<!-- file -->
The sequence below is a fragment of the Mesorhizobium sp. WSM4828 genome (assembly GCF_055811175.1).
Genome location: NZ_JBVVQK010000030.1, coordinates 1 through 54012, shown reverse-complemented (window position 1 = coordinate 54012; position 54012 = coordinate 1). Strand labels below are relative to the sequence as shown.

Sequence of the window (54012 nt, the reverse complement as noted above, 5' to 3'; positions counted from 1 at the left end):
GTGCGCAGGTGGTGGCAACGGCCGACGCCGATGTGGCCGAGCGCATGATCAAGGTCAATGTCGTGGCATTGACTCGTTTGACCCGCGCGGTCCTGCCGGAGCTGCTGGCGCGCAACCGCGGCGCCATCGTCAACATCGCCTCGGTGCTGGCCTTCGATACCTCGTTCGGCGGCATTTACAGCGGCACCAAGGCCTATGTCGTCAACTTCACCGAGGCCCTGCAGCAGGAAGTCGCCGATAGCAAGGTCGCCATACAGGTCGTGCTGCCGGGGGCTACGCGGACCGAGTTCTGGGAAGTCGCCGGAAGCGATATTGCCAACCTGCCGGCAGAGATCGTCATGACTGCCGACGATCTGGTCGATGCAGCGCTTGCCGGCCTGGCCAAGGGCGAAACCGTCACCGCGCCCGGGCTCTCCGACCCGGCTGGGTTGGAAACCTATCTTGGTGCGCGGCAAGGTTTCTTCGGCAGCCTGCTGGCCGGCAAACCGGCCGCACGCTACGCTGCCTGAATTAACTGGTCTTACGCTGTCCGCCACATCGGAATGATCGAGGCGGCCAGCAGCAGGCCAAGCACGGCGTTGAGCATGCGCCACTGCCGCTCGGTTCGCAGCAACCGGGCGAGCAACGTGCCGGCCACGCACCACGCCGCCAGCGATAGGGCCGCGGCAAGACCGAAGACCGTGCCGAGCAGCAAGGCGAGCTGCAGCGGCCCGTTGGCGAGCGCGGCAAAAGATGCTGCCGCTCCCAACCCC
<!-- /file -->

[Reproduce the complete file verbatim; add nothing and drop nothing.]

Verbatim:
The sequence below is a fragment of the Mesorhizobium sp. WSM4828 genome (assembly GCF_055811175.1).
Genome location: NZ_JBVVQK010000030.1, coordinates 1 through 54012, shown reverse-complemented (window position 1 = coordinate 54012; position 54012 = coordinate 1). Strand labels below are relative to the sequence as shown.

Sequence of the window (54012 nt, the reverse complement as noted above, 5' to 3'; positions counted from 1 at the left end):
GTGCGCAGGTGGTGGCAACGGCCGACGCCGATGTGGCCGAGCGCATGATCAAGGTCAATGTCGTGGCATTGACTCGTTTGACCCGCGCGGTCCTGCCGGAGCTGCTGGCGCGCAACCGCGGCGCCATCGTCAACATCGCCTCGGTGCTGGCCTTCGATACCTCGTTCGGCGGCATTTACAGCGGCACCAAGGCCTATGTCGTCAACTTCACCGAGGCCCTGCAGCAGGAAGTCGCCGATAGCAAGGTCGCCATACAGGTCGTGCTGCCGGGGGCTACGCGGACCGAGTTCTGGGAAGTCGCCGGAAGCGATATTGCCAACCTGCCGGCAGAGATCGTCATGACTGCCGACGATCTGGTCGATGCAGCGCTTGCCGGCCTGGCCAAGGGCGAAACCGTCACCGCGCCCGGGCTCTCCGACCCGGCTGGGTTGGAAACCTATCTTGGTGCGCGGCAAGGTTTCTTCGGCAGCCTGCTGGCCGGCAAACCGGCCGCACGCTACGCTGCCTGAATTAACTGGTCTTACGCTGTCCGCCACATCGGAATGATCGAGGCGGCCAGCAGCAGGCCAAGCACGGCGTTGAGCATGCGCCACTGCCGCTCGGTTCGCAGCAACCGGGCGAGCAACGTGCCGGCCACGCACCACGCCGCCAGCGATAGGGCCGCGGCAAGACCGAAGACCGTGCCGAGCAGCAAGGCGAGCTGCAGCGGCCCGTTGGCGAGCGCGGCAAAAGATGCTGCCGCTCCCAACCCC